On the South Tyrolean Wine Road, you’ll often hear talk about D.O.C. wines and autochthonous grape varieties.
"Autochthonous" and "D.O.C." refer to the origin and the quality of the single grape varieties and wines. Autochthonous varieties are old-established local grape varieties that originate in a specific wine-growing region, such as the South Tyrolean Wine Road. These include the white variety Gewürztraminer and the dark grapes of Lagrein and Vernatsch. Other grape varieties already refer to the growing region in their name, such as the South Tyrolean Moscato Rosa.
The specific term "autochthonous" is composed of the two ancient Greek terms autós (itself) and chthōn (earth) and is also used in biology for native plants and animals species. But now from the vine to the wine: The wines are labelled with the high-quality indication of origin "Denominazione di origine controllata" in Italy (literally: indication of checked origin) - D. O.C. for short. It is a seal of quality introduced in 1963 and overhauled in 1992, which requires that a wine satisfies a defined quality standard and is produced within a specified geographic region. Local D.O.C. wines include Kalterersee Auslese (Caldaro D.O.C.) and Santa Maddalena (Colli di Bolzano D.O.C.).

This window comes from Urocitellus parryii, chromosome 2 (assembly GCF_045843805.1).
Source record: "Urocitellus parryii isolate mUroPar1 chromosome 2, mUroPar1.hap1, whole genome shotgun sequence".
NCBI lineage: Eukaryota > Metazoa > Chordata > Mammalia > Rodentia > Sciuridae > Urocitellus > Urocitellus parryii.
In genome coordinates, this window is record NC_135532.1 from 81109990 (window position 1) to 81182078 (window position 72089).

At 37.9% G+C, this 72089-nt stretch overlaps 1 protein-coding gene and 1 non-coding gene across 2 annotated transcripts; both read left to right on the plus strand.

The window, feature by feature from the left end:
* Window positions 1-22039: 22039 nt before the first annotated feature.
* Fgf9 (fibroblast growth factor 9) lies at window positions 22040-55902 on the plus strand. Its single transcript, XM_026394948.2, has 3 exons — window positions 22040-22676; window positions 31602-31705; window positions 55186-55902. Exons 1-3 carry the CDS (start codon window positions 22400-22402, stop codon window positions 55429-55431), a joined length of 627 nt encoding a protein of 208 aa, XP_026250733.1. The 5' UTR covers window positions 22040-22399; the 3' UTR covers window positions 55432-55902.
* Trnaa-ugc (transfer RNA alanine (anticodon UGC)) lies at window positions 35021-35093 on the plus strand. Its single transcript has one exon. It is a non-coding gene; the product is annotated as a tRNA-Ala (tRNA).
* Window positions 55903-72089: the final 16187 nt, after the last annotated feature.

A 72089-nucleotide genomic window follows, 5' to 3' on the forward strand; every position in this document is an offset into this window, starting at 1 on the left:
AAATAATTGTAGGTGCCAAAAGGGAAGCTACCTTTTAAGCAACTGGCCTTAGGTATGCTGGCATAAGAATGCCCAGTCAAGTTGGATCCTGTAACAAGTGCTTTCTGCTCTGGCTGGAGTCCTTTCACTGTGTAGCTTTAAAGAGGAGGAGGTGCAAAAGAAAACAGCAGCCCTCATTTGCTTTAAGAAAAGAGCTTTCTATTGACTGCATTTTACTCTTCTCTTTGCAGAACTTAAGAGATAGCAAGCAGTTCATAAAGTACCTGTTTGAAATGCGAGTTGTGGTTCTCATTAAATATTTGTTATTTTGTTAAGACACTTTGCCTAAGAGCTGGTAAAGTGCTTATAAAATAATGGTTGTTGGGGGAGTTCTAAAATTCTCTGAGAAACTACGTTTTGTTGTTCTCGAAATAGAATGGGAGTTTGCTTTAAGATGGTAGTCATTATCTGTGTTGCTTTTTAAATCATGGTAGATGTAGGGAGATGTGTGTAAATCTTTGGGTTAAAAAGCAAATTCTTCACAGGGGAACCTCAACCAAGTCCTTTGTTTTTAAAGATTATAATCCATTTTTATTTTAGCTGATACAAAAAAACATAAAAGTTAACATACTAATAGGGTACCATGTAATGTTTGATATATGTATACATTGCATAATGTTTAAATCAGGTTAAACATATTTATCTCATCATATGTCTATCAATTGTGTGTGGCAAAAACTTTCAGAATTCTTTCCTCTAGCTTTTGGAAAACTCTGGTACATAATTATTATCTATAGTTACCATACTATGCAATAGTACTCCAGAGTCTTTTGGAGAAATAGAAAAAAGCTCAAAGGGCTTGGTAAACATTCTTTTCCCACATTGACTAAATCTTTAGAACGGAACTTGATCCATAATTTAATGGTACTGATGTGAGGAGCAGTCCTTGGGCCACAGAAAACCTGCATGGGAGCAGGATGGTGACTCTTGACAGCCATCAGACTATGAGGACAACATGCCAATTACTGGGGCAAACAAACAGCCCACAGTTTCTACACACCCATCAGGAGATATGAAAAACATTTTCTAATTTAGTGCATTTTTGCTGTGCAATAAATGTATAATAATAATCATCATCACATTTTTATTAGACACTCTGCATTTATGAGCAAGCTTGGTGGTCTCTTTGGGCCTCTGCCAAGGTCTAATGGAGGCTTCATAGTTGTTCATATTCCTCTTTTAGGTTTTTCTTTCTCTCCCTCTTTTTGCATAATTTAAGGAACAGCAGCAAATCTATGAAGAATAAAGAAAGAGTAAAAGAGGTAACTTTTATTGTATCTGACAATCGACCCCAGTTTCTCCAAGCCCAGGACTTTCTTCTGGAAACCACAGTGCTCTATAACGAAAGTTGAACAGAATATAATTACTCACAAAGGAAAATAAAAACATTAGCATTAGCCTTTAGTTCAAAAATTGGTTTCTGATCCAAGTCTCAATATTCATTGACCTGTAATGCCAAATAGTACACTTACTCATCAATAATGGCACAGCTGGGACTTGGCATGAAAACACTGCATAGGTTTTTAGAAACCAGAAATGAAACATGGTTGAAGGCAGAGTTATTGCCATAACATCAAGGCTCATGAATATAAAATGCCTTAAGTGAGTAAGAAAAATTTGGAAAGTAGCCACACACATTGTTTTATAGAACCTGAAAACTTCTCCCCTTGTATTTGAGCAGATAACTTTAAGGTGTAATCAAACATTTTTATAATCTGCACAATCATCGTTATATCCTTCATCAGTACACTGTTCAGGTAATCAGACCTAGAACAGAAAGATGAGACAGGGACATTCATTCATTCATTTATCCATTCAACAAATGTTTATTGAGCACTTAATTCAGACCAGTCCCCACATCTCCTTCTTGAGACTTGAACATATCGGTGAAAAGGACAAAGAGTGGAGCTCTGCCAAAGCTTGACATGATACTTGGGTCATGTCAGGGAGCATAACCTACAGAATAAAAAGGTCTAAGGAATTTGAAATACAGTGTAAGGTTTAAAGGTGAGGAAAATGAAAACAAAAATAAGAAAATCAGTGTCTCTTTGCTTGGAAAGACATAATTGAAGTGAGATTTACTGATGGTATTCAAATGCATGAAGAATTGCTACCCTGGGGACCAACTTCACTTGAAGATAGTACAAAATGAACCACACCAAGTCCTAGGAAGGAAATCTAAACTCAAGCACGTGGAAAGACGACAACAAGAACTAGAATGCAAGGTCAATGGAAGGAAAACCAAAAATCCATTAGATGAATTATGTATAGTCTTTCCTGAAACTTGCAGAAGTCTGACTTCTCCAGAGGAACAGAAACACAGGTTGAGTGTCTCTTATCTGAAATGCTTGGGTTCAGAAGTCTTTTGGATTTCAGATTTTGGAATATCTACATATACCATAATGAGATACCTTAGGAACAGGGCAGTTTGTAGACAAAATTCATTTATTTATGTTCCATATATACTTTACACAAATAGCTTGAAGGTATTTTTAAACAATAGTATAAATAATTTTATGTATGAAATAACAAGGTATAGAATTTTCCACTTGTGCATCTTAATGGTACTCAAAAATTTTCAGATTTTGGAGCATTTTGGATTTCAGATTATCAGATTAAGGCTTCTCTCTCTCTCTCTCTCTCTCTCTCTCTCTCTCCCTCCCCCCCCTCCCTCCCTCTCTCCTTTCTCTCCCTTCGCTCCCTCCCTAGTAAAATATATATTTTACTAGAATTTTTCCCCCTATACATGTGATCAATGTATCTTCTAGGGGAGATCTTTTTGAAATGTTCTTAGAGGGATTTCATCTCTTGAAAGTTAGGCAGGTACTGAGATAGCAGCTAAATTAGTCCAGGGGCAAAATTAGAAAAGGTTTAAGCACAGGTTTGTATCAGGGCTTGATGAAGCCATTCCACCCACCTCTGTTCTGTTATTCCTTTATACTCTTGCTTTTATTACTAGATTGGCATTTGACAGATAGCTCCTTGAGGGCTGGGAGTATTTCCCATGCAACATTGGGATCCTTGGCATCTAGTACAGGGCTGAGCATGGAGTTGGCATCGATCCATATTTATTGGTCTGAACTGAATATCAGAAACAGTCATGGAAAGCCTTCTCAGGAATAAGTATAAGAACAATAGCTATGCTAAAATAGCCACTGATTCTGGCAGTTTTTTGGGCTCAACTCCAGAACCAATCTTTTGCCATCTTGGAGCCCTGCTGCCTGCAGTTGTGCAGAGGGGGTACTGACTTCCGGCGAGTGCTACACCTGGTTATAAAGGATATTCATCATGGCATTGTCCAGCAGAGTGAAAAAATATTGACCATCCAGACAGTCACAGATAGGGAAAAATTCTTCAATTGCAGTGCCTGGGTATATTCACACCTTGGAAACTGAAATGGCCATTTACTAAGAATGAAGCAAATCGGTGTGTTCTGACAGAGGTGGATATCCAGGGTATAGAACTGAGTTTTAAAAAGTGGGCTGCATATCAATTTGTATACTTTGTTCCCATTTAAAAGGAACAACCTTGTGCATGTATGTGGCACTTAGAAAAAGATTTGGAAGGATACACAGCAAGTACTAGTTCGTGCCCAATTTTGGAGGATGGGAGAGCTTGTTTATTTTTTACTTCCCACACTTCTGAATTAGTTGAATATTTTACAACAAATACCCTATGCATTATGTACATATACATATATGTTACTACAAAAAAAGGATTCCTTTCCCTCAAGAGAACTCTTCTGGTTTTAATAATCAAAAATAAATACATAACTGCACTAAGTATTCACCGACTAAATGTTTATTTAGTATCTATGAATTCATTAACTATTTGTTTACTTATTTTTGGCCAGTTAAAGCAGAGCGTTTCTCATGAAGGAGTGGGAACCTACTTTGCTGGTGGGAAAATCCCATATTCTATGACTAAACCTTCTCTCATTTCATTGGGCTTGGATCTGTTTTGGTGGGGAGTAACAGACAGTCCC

Other specified criteria include the permitted grape varieties, harvest yields and minimum ageing. The classification D.O.C. is protected and still valid, even though it was officially replaced in 2009 by D.O.P (Denominazione d'Origine Protetta, literally: indication of protected origin). It was meant as a simplification: This seal of quality can be applied on the whole food segment - in South Tyrol besides on wines also on apples, Stelvio mountain cheese and the local bacon called "Speck".